I didn't realize that it took weird U-bolts to mount the tranny axel to the box of the mower. I ended up re-using the original ones, even though they were ugly and surface rusty, there were still solid.

It's quite a trick to hold up the back of the mower, slide the tranny under while getting the stick through just right and lowering the box back down, all while trying to hold it up with a jack that can only go where the tranny has to go past!!!!

It took me longer than I thought it would...

The brakes still need work. Even with the brake adjusted about as far as it would go, it barely drags when I press the pedal. I will need to find new brake pads, the old ones are just worn too thin. Thankfully, I can remove the brake without having to take everything else off.

I mowed the front and side yard. Afterwards, each of the batteries was at 11.9V, or roughly 40%
That was with 3 batteries.
I parked the mower and hooked up my pair of 12V chargers (wish I had three!)

When I add three more batteries in front, I should double my range. I think it should be just about right to mow my entire yard on one charge.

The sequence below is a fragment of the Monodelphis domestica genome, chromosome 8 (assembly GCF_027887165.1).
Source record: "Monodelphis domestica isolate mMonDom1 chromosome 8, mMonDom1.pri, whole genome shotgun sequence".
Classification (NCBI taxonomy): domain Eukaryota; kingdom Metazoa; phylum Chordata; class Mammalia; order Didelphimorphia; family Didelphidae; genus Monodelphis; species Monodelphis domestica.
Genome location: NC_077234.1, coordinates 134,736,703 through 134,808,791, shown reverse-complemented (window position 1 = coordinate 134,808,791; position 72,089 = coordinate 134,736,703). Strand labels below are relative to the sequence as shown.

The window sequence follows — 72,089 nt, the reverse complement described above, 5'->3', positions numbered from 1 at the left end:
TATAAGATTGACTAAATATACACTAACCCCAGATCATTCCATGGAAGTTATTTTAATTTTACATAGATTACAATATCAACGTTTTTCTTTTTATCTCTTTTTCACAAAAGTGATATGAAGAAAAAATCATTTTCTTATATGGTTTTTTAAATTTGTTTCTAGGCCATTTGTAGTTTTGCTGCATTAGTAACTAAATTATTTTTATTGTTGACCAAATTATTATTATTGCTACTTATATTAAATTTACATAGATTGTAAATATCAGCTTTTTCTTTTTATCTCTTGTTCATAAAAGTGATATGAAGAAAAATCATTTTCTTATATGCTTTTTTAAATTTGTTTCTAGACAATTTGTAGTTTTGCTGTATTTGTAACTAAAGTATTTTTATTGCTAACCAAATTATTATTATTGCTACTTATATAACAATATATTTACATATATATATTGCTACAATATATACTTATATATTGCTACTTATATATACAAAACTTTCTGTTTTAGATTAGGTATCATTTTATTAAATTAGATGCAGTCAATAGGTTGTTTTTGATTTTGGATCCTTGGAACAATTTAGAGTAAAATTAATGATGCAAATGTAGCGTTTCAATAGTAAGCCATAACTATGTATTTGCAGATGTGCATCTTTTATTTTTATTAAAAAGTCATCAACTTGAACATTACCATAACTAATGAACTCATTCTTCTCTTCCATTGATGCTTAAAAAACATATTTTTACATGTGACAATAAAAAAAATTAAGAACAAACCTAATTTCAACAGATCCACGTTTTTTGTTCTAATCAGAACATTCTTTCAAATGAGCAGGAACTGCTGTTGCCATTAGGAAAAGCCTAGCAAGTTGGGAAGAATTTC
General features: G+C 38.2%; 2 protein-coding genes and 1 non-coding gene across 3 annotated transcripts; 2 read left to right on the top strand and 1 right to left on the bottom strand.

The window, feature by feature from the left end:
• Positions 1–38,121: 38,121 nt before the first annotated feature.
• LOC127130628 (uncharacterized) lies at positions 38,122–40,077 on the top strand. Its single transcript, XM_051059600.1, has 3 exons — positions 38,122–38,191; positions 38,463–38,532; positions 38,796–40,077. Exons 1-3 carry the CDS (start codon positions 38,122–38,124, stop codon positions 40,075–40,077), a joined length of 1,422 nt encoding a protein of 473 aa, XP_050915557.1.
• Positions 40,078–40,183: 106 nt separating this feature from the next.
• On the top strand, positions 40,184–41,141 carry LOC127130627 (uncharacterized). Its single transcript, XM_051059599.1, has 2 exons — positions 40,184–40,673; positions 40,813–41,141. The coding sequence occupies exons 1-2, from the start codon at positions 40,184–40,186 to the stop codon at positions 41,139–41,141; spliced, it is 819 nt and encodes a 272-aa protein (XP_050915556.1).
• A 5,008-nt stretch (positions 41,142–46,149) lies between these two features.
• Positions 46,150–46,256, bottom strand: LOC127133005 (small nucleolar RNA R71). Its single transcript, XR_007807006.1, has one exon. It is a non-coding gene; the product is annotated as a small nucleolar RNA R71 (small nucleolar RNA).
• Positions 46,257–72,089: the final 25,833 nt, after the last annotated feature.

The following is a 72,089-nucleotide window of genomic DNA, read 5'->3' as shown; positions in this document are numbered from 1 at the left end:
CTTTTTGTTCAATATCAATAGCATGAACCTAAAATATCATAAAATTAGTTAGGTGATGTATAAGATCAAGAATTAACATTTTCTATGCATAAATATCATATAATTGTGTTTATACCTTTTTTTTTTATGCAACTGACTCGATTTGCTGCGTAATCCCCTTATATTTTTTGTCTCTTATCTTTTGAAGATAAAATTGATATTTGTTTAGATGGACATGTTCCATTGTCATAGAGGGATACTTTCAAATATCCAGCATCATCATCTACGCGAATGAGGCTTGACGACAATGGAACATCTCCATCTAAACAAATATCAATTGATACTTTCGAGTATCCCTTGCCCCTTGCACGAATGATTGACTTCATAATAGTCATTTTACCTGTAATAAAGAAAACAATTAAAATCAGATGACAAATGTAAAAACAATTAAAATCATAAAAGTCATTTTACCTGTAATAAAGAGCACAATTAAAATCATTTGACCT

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Old 05-20-2010, 10:59 PM   #106 (permalink)
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Mowed the lawn tonight.

Did the whole thing, minus the road right-of-way to the east of my garage.

Did all that on one charge of the three batteries in the mower.

When I was done, I put the mower back in the garage and hooked up the chargers. That's when I realized I missed a spot in the front yard.

Instead of dragging the Elec-Trak out again, I grabbed the electric Lawn Boy and the 100' extension cord. The 100-footer will reach from my front door electric outlet out to the corner street sign to trim around that.

Sorry about the lack of photos or videos lately. I have shot some video, but have been too busy the last while to do much with it. (I don't even have my ride in the Tesla video up yet!)